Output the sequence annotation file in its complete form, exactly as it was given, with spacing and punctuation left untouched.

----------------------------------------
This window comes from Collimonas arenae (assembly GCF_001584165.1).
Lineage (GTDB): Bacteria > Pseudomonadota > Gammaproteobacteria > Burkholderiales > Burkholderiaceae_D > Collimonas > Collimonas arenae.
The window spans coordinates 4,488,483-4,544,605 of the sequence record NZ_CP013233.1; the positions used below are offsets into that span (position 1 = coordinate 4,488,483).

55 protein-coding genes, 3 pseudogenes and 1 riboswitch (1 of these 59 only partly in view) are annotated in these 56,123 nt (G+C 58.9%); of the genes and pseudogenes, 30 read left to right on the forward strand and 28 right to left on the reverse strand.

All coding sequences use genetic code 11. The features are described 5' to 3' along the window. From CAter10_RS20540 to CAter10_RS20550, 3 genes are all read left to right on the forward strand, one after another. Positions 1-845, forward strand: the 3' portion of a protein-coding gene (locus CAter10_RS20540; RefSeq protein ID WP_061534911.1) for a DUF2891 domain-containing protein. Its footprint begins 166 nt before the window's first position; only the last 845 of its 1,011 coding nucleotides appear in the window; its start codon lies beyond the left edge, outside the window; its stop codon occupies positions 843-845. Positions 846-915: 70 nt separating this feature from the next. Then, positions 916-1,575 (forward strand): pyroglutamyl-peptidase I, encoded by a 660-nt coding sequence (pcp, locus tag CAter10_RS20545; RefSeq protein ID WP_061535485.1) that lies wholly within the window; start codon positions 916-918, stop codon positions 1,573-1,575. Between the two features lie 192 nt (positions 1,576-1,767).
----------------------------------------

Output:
This window comes from Collimonas arenae (assembly GCF_001584165.1).
Lineage (GTDB): Bacteria > Pseudomonadota > Gammaproteobacteria > Burkholderiales > Burkholderiaceae_D > Collimonas > Collimonas arenae.
The window spans coordinates 4,488,483-4,544,605 of the sequence record NZ_CP013233.1; the positions used below are offsets into that span (position 1 = coordinate 4,488,483).

55 protein-coding genes, 3 pseudogenes and 1 riboswitch (1 of these 59 only partly in view) are annotated in these 56,123 nt (G+C 58.9%); of the genes and pseudogenes, 30 read left to right on the forward strand and 28 right to left on the reverse strand.

All coding sequences use genetic code 11. The features are described 5' to 3' along the window. From CAter10_RS20540 to CAter10_RS20550, 3 genes are all read left to right on the forward strand, one after another. Positions 1-845, forward strand: the 3' portion of a protein-coding gene (locus CAter10_RS20540; RefSeq protein ID WP_061534911.1) for a DUF2891 domain-containing protein. Its footprint begins 166 nt before the window's first position; only the last 845 of its 1,011 coding nucleotides appear in the window; its start codon lies beyond the left edge, outside the window; its stop codon occupies positions 843-845. Positions 846-915: 70 nt separating this feature from the next. Then, positions 916-1,575 (forward strand): pyroglutamyl-peptidase I, encoded by a 660-nt coding sequence (pcp, locus tag CAter10_RS20545; RefSeq protein ID WP_061535485.1) that lies wholly within the window; start codon positions 916-918, stop codon positions 1,573-1,575. Between the two features lie 192 nt (positions 1,576-1,767).